What Type Of Habitat Should I Use?
There are several things to be considered when choosing a worm habitat.
- What is my goal for raising worms?
- Do I raise them inside my home or outside?
- What type and size of container should I use?
- Which species of worm should I raise?
- Does my local climate allow for worms to live outside during the winter?
- What will I feed my worms?
These are important questions that should be addressed before investing your time and efforts. Answering these questions will provide a clear picture of how to successfully raise your worms.
You have established your goal for raising worms and decided on which species of worm you will raise. Your next step is to decide the type, size, and shape of the habitat in which you will raise them.
Types of HabitatsThere are two types of worm habitat; prefabricated and constructed. The difference between the two is that the prefabricated habitat will be a container, likely made from plastic, which comes in many forms-- including but not limited to-- a manufactured worm habitat, storage bin, or large bucket. The constructed habitat, likely made with wood or cement block, is one that you will design and build yourself. The prefabricated habitat is primarily utilized for indoor use whereas the constructed habitat is mostly used outside.
The Prefabricated HabitatThere is quite a variety of prefabricated worm habitats from which to choose; storage bins, buckets, camping coolers, bathtubs, an old freezer or refrigerator, or manufactured specialty bins made specifically for raising worms. They come in a wide range of sizes and footprints – your choices can range from a small 5 gallon bucket to a massive 110 gallon bathtub, and with many different sizes in between. The smaller sizes of these types of habitats, such as storage bins, buckets, and coolers, give them the convenience of mobility when you harvest the castings and/or refresh the bedding as well as the ability to relocate the habitat if you so choose. The following descriptions are overviews of popular types of prefabricated habitats. I would venture to say that this list is not complete; however, the containers I have included should give you a wide enough range of examples from which to choose.
Plastic Storage BinPros
- Lightweight, durable construction
- Easy to obtain
- Variety of sizes and colors
- May be difficult to move when full
A very popular choice for do-it-yourself worm habitats is the plastic storage bin. Typically rectangular in shape, they are manufactured by a variety of companies, come in a wide range of sizes, are quite durable, and are reasonably priced. The portability is an important and convenient feature, allowing you to move your worms for harvesting, cleanup, and seasonal temperature changes. The convenience of the storage bin also extends to its availability from just about any store within driving distance. You may have a spare bin you are not using, or you may be able to consolidate some of your storage to make one available. You can even order online and have one delivered.
You will notice that, when shopping for storage containers, the size is measured in gallons. This best represents its volume and how much material it will hold. I recommend a bin that is 16-18 gallons in size for several reasons; 1) it is large enough to allow your worm colony to eat, mate, and expand their population 2) it is small enough to manage when moving it 3) it is small enough to easily find a space in which to keep it 4) it has enough volume for the amount of bedding needed to completely bury kitchen scraps.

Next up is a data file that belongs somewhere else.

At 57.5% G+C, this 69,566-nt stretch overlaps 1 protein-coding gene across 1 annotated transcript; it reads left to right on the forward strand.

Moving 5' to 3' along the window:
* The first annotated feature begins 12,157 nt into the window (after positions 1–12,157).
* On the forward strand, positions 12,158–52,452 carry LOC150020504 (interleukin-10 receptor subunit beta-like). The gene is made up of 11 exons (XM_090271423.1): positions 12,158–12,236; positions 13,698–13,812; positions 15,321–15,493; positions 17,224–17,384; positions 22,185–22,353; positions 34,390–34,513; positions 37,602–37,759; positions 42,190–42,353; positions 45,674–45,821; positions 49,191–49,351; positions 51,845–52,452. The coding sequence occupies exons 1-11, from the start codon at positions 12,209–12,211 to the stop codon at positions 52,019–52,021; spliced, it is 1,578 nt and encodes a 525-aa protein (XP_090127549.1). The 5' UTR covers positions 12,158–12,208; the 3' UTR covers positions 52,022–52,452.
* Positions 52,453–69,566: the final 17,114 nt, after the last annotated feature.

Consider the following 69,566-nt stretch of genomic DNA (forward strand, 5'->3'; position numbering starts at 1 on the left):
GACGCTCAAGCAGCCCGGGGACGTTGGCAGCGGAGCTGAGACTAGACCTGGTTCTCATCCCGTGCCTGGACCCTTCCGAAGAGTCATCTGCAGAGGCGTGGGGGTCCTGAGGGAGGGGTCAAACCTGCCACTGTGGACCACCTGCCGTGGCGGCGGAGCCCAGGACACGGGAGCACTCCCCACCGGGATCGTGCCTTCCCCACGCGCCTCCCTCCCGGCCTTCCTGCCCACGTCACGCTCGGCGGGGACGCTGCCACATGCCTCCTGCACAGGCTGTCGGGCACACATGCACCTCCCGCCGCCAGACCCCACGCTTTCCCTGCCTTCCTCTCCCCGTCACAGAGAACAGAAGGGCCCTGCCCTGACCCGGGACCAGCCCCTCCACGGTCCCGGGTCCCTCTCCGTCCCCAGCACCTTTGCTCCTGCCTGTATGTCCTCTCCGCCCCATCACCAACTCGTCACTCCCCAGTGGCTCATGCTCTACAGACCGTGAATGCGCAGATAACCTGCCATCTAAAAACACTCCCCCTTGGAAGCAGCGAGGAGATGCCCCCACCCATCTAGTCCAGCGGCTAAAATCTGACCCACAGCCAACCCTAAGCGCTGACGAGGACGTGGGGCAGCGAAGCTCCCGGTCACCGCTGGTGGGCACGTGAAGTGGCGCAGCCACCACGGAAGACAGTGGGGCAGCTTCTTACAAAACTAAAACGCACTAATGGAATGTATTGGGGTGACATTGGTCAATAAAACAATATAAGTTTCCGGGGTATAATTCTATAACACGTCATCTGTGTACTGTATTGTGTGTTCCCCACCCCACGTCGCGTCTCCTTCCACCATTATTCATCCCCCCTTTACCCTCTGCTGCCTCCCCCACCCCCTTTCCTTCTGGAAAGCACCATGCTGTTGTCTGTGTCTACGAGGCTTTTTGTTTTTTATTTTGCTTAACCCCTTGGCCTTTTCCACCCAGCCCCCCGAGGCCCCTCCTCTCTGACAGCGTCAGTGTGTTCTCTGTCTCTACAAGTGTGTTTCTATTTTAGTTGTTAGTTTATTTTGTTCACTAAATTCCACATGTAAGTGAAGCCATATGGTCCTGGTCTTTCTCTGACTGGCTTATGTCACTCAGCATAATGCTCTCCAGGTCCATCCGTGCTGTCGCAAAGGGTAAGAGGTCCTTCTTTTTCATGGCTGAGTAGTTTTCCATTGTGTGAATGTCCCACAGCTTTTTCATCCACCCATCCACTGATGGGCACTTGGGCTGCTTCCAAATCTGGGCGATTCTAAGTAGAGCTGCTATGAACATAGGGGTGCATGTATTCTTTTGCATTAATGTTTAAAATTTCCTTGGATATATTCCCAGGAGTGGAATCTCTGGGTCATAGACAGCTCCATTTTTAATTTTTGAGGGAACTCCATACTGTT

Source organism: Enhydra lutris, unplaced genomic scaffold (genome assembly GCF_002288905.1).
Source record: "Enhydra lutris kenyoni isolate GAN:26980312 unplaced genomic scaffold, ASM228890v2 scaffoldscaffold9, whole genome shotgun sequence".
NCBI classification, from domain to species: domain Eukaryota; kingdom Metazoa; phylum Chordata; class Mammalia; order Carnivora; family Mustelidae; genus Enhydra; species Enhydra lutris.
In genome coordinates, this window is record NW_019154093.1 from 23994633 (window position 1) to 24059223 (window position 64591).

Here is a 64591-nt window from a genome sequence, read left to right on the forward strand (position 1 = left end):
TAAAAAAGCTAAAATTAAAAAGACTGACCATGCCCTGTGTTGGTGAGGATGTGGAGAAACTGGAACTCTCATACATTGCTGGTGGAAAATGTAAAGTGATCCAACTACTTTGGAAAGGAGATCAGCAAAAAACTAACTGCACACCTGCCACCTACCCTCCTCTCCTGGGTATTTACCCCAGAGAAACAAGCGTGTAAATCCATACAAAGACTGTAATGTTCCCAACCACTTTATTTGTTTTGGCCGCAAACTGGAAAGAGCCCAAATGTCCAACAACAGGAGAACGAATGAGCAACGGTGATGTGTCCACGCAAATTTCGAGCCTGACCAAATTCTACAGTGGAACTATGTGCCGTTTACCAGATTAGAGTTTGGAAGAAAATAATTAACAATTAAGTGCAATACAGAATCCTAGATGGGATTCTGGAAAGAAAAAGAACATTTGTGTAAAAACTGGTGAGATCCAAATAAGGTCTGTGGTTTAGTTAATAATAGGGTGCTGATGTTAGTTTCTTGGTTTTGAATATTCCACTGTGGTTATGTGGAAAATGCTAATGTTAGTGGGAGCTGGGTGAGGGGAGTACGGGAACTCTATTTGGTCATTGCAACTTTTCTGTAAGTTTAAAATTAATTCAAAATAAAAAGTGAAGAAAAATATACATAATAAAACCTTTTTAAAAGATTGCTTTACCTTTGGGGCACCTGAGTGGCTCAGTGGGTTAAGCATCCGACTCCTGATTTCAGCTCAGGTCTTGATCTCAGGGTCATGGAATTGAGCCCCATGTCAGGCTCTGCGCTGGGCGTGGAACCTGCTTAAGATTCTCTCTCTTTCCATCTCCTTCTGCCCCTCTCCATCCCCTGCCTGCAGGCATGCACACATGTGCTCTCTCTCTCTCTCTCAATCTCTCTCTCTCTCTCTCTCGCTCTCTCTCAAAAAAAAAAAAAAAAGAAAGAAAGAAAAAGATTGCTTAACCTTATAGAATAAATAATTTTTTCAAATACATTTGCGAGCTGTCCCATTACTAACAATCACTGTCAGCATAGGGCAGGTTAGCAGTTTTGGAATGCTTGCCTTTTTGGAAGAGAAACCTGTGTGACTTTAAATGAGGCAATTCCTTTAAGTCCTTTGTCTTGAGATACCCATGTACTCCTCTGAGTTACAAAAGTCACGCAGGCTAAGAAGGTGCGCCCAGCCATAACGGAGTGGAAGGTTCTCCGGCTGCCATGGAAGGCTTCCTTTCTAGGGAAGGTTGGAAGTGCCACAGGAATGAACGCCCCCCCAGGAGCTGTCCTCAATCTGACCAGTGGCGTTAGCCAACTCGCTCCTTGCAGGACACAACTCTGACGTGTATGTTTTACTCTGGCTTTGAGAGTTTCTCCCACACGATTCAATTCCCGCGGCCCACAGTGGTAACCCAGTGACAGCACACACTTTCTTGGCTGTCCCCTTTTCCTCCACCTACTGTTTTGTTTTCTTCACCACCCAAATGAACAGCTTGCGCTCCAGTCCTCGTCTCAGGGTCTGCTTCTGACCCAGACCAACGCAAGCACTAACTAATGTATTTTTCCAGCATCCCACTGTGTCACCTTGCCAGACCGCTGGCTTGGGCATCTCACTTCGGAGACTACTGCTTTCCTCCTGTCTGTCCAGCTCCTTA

When purchasing your bin, the manufacturer is not as important as the quality of the bin itself. The materials used on a less expensive discount bin tend to become brittle and split or tear. Durability is an important factor when choosing a home for your worms. Look for bins made with sturdy polyethylene material for a lifetime of durability and strength. If possible, use only storage bins that have been molded with opaque polyethylene that you cannot see through; darker colors work best. Worms are light sensitive and keeping them enclosed in complete darkness will keep them busy and productive during the daylight hours. The drawback to darker colors is that direct sunlight will heat the plastic quickly therefore raising the temperature of your bin to dangerous levels. Either way, always keep your bins away from direct sunlight.
You will need to add a reservoir underneath your bin to catch the drainage from the additional moisture that is released when food decomposes. When converting the storage bin into a worm habitat, you will drill holes in the bottom of the bin to allow the escape of this excess moisture, also known as “worm tea." When drilling holes, you can use a 1/8 inch drill bit; 5 to 10 holes should suffice. Be sure they are fairly evenly spaced. You can start by drilling four holes, one in each corner, and then you can stop at 5 by drilling one in the middle or continue from there. For catching drainage you can use an extra lid, a spill tray, or an empty extra bin of the same size or larger to catch drainage. The lids are designed to stack, so there should be enough depth to hold the moisture. However, it may overflow if you don't keep an eye on it! Think of houseplants when they are watered and sit on top of drainage trays.
- Limited volume; smaller worm populations & more frequent harvesting
The plastic bucket is another popular worm habitat used by the vermicomposting enthusiast. It has a small footprint and can be used in unison with multiple buckets to form a composting system. As with storage containers, plastic buckets are measured in gallons, inexpensive, and can usually be found at your local hardware store. Most plastic buckets are five gallons in volume and come with a handle which makes them easy to carry.
Although the plastic storage container is preferred amongst many growers, the feature that stands out for the five gallon plastic bucket is its portability. Its small size and footprint gives you more flexibility when deciding on a location for your habitat. The smaller volume of bedding and worms also translates into less weight, which makes the bucket easier to carry. Its small footprint also allows you to maintain multiple buckets in a relatively small area. Those who prefer bucket-growing system will find it a bit more labor intensive due to the shorter times between adding bedding and harvesting castings; however, the quicker turnaround times for producing castings is the objective so this is to be expected.